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Speech class students protest their muted voices

October 25, 2012

 

KELSY KERSHAW
Staff Reporter

 

A group of students in white T-shirts with white duct tape and a black “X” covering their mouths walked across campus protesting on Monday.

 

Chelsea Walker, a senior psychology major, said they were protesting their muted voice in the multicultural center.

 

“In the Office of Multicultural Affairs’ mission statement, it says ‘[They strive to] create learning and working environments on campus where students of color are empowered through educational, social and leadership initiatives at Louisiana Tech University,’” Walker said. “It says they only welcome people of color.”

 

Walker, along with her speech classmates, said they found it ironic that it is specific to just people of color.

 

“Multicultural is not about your race,” she said. “It is more about your ethnicity and your background.”

 

For class as a group, Walker said they decided protest their muted voices at the multicultural center.

 

“We dressed alike and made three signs that we held as we walked across campus,” she said. “The signs said, ‘multicultural lounge excludes me,’ ‘the unfairness of fair skin’ and ‘multicultural lounge equals my muted voice.’”

 

They dressed in the white shirts and had the white males wear the white tape with a black “X” on it to represent the majority group that was being excluded from the multicultural center, Walker added.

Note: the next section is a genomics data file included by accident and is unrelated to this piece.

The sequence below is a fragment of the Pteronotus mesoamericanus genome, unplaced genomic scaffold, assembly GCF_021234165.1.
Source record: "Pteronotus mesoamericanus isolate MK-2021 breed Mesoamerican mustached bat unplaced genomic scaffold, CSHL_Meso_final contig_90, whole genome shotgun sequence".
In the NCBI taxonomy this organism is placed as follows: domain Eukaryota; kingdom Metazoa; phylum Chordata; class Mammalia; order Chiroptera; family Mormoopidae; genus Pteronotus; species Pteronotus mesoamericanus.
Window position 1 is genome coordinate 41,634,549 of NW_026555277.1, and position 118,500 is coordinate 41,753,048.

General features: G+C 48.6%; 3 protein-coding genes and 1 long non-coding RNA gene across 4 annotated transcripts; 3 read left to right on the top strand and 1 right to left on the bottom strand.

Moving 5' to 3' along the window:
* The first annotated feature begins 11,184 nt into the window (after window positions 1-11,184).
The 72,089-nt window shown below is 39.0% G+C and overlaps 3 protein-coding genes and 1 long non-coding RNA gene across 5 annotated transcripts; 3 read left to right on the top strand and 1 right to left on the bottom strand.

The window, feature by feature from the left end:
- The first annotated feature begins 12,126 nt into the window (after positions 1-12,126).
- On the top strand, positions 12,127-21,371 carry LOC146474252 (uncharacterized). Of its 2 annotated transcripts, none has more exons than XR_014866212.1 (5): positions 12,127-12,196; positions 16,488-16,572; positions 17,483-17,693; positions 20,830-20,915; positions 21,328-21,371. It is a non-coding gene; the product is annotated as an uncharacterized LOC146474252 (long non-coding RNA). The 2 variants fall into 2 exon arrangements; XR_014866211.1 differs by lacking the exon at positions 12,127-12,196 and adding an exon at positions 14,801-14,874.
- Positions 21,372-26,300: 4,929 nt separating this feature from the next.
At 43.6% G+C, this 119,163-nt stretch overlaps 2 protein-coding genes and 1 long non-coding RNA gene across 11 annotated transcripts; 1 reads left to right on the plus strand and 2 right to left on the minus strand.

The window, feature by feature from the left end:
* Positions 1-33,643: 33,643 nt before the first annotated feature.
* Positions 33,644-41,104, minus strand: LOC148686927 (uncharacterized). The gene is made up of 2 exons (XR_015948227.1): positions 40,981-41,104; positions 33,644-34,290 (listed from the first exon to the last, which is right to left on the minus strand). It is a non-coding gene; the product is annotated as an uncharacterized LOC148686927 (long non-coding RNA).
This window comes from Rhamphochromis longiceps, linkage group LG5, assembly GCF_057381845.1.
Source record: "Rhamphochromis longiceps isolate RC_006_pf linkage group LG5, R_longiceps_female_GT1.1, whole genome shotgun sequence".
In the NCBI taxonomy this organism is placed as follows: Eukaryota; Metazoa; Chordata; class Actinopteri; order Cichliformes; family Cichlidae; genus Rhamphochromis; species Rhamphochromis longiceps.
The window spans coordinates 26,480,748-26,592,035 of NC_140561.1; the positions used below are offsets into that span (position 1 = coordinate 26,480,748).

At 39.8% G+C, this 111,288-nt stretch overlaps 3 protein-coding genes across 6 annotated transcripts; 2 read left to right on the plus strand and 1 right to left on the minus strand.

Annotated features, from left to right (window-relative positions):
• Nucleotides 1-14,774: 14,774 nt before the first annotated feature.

“The tape with the “X” represented their muted voice,” she said. “It showed that they could not have a place to hang out here [multicultural center].”

 

Walker said they also had the opportunity to sit and talk with the International Student Association president and the International Student Office president.

 

“This was all for a project in our argumentation class, Speech 300,” she said.

 

As they walked across campus they explained to students who asked, what they were doing and why, Walker said.

 

They walked through the Quad, the Student Center, Centennial Plaza and Tolliver until they eventually ended up at the Office of Multicultural Affairs, William Long, a junior accounting major, said.

 

“We ended it with a sit-in in the multicultural lounge,” Long said. “We protested to show them that they need to be accommodating to people of all races when dealing with cultural ties, because the two are not the same.”

 

He said the class chose this topic to protest not only because it was ironic to them, but because it upset them as well. When they were questioned by students, Long said the students expressed confusion.

 

“They asked us why the white males were muted and silenced,” he said.

 

The females of the group explained to the bystanders that these males were muted for the wrong reasons, he added.

 

“We may not be people of color but we are still a part of culture,” he said. “Therefore, we should be able to feel welcomed in the multicultural lounge.”

 

Email comments to kjk016@latech.edu.

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